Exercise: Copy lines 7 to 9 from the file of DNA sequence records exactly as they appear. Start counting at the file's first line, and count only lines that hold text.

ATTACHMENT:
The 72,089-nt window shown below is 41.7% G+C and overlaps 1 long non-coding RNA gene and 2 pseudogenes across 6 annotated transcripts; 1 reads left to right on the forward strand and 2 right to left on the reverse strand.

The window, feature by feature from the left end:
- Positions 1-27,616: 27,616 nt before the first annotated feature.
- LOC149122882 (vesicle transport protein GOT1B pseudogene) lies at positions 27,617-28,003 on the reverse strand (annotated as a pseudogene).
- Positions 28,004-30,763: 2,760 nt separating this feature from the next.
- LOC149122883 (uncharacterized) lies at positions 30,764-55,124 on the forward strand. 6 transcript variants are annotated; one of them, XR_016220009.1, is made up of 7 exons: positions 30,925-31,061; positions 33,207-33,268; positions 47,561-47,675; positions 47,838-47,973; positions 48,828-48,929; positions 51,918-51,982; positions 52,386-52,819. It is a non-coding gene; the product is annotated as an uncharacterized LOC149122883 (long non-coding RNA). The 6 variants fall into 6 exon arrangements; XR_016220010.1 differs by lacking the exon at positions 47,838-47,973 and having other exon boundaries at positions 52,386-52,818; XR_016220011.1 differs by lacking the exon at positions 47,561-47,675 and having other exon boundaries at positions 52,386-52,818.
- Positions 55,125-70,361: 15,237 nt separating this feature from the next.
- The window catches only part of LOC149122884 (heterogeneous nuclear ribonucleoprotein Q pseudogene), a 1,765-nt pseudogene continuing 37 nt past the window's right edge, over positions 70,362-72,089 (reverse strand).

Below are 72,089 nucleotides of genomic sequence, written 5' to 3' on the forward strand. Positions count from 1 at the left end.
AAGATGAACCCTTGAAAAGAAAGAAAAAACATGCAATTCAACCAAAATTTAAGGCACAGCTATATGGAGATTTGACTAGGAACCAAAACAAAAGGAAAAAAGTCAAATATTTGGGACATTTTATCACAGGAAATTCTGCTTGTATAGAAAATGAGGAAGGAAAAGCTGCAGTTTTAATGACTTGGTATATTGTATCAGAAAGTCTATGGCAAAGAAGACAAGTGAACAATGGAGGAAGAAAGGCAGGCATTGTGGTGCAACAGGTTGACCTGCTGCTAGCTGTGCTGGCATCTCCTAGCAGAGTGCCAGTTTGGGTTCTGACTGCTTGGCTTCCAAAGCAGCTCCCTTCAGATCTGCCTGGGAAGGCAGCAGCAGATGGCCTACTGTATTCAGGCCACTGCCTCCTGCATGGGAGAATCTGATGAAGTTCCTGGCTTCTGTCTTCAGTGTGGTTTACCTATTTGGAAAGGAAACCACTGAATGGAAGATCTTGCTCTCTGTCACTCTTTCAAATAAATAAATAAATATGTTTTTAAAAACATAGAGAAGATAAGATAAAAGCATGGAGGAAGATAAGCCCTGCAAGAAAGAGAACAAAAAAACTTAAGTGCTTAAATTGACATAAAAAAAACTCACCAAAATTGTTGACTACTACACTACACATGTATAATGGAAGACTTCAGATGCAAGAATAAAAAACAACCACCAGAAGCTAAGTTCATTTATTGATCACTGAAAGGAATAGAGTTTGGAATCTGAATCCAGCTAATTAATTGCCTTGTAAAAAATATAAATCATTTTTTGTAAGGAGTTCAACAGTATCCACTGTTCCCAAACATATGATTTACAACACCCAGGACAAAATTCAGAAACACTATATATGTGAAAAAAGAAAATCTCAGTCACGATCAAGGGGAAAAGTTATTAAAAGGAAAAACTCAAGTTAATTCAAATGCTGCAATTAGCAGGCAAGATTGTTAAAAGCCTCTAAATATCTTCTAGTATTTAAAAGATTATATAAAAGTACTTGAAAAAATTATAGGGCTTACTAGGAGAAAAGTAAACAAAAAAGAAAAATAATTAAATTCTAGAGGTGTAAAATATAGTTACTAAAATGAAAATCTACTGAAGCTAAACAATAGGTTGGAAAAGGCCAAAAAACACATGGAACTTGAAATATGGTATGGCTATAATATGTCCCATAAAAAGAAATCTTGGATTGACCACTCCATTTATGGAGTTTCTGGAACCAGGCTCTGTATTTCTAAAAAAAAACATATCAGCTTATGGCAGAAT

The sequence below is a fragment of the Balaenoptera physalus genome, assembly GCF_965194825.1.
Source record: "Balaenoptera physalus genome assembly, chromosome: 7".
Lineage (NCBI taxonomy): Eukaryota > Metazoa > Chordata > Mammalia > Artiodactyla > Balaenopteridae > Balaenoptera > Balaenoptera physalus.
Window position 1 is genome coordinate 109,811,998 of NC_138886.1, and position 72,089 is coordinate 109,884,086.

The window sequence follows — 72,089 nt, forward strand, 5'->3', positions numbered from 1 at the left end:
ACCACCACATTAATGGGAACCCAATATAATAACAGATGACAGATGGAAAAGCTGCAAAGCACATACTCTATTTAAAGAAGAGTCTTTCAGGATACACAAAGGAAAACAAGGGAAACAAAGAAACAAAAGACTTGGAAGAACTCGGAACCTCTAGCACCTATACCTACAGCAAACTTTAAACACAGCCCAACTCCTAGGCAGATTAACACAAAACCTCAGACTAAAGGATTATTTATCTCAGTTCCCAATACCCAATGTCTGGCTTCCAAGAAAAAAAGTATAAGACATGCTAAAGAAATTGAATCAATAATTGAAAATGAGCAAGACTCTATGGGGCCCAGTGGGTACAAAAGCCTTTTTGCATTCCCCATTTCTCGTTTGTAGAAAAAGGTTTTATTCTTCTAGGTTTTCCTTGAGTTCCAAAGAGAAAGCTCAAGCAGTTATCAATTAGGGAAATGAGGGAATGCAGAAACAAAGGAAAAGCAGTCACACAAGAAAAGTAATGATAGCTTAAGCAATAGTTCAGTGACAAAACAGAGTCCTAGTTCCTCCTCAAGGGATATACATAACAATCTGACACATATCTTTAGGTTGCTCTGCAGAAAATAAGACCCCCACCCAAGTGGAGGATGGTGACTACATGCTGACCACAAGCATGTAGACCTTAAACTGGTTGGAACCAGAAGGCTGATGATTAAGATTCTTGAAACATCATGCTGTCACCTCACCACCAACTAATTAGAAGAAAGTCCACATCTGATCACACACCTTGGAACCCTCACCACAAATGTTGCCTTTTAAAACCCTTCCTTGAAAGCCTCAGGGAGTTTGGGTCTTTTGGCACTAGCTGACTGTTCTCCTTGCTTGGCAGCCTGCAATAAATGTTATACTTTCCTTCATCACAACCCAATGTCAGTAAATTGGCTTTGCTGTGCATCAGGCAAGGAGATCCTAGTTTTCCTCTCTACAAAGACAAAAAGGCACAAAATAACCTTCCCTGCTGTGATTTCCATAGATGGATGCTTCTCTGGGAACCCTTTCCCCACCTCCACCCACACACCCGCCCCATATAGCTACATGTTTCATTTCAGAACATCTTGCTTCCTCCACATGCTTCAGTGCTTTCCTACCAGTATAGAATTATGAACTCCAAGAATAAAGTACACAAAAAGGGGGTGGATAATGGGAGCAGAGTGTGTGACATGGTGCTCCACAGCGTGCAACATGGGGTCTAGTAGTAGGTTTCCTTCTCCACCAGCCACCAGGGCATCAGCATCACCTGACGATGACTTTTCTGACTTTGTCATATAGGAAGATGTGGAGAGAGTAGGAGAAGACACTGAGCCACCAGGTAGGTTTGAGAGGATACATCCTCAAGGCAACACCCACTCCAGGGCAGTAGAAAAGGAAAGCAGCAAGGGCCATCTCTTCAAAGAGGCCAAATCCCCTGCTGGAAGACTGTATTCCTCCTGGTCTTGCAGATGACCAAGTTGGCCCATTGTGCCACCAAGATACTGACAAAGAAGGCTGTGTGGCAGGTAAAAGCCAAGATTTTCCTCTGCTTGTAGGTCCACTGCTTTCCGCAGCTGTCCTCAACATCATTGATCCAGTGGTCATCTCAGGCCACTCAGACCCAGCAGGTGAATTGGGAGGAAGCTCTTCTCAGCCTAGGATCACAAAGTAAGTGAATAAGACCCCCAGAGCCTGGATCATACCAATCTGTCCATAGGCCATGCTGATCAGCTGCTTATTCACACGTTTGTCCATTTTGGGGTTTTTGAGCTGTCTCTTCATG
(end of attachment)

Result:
- Positions 55,125-70,361: 15,237 nt separating this feature from the next.
- The window catches only part of LOC149122884 (heterogeneous nuclear ribonucleoprotein Q pseudogene), a 1,765-nt pseudogene continuing 37 nt past the window's right edge, over positions 70,362-72,089 (reverse strand).

Below are 72,089 nucleotides of genomic sequence, written 5' to 3' on the forward strand. Positions count from 1 at the left end.